It will be apparent to those skilled in the art that substantial variations may be made in accordance with specific requirements. For example, customized hardware might also be used, and/or particular elements might be implemented in hardware, software (including portable software, such as applets, etc.), or both. Further, connection to other computing devices such as network input/output devices may be employed.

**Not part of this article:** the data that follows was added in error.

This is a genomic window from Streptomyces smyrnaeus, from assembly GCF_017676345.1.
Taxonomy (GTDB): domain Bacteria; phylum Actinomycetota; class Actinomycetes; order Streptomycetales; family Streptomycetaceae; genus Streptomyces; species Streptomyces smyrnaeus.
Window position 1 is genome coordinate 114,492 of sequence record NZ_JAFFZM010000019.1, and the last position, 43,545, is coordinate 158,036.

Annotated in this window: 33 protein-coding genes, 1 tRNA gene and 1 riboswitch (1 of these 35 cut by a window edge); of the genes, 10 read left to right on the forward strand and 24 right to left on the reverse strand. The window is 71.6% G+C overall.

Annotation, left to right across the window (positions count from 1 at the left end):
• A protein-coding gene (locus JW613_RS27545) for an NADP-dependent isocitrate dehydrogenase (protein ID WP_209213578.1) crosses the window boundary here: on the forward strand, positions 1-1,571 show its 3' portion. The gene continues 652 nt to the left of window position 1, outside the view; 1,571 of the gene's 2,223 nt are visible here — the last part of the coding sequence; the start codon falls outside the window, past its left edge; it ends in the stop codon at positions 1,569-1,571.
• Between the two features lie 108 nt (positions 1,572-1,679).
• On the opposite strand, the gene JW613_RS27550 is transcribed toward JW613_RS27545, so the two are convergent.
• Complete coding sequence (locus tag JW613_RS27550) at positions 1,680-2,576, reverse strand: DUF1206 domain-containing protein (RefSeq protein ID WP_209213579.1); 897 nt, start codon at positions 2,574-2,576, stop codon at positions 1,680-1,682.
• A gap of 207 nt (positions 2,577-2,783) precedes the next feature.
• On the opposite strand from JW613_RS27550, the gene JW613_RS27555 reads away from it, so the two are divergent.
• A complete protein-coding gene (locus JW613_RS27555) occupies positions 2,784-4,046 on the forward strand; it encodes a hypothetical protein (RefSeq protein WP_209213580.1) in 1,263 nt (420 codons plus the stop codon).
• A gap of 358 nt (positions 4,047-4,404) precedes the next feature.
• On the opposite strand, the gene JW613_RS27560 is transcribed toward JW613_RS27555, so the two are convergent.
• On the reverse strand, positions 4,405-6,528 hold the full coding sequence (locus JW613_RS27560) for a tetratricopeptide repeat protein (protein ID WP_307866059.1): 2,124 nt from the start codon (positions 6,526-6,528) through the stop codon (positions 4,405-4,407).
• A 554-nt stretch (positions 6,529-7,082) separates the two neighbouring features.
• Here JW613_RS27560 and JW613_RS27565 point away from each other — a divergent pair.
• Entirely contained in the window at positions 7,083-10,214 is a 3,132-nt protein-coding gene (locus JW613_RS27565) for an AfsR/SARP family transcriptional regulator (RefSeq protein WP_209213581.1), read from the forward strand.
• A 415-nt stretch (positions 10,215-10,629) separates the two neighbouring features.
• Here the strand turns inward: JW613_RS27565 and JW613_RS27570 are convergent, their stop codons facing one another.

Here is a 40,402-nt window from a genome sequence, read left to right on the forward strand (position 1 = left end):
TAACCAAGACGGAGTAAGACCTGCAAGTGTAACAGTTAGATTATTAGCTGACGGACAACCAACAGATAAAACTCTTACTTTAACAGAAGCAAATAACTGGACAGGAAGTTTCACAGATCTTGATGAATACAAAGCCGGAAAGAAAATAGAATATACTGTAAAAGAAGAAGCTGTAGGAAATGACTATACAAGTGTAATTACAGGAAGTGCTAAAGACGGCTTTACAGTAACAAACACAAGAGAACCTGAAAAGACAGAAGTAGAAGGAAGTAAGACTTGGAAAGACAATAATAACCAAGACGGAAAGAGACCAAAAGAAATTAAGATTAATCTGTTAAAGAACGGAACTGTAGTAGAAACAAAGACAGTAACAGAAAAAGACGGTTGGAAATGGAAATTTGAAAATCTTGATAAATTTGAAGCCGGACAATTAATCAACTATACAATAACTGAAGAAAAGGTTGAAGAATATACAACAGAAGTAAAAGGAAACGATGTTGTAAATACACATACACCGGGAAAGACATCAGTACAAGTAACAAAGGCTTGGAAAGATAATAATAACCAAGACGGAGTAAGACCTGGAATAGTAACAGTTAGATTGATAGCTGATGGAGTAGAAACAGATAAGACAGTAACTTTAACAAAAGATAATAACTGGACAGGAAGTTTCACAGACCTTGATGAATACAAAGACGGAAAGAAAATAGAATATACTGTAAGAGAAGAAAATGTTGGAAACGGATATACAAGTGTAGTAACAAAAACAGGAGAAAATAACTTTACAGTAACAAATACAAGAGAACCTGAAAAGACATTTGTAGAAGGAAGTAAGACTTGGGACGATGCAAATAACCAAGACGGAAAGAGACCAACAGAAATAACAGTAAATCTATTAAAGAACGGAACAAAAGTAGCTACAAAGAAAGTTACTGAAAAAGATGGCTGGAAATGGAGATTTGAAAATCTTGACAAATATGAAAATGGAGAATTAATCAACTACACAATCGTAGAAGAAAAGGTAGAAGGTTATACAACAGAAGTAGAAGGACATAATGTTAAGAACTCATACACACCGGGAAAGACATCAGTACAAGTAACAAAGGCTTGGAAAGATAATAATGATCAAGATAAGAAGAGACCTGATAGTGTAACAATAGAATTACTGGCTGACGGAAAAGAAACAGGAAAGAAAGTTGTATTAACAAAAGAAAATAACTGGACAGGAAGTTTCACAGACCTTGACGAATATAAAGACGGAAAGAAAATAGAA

As mentioned above, in one aspect, some embodiments may employ a computer system (such as the computer system 500) to perform methods in accordance with various embodiments of the invention. According to a set of embodiments, some or all of the procedures of such methods are performed by the computer system 500 in response to processor 510 executing one or more sequences of one or more instructions (which might be incorporated into the operating system 540 and/or other code, such as an application program 545) contained in the working memory 535. Such instructions may be read into the working memory 535 from another computer readable medium, such as one or more of the storage device(s) 525. Merely by way of example, execution of the sequences of instructions contained in the working memory 535 might cause the processor(s) 510 to perform one or more procedures of the methods described herein.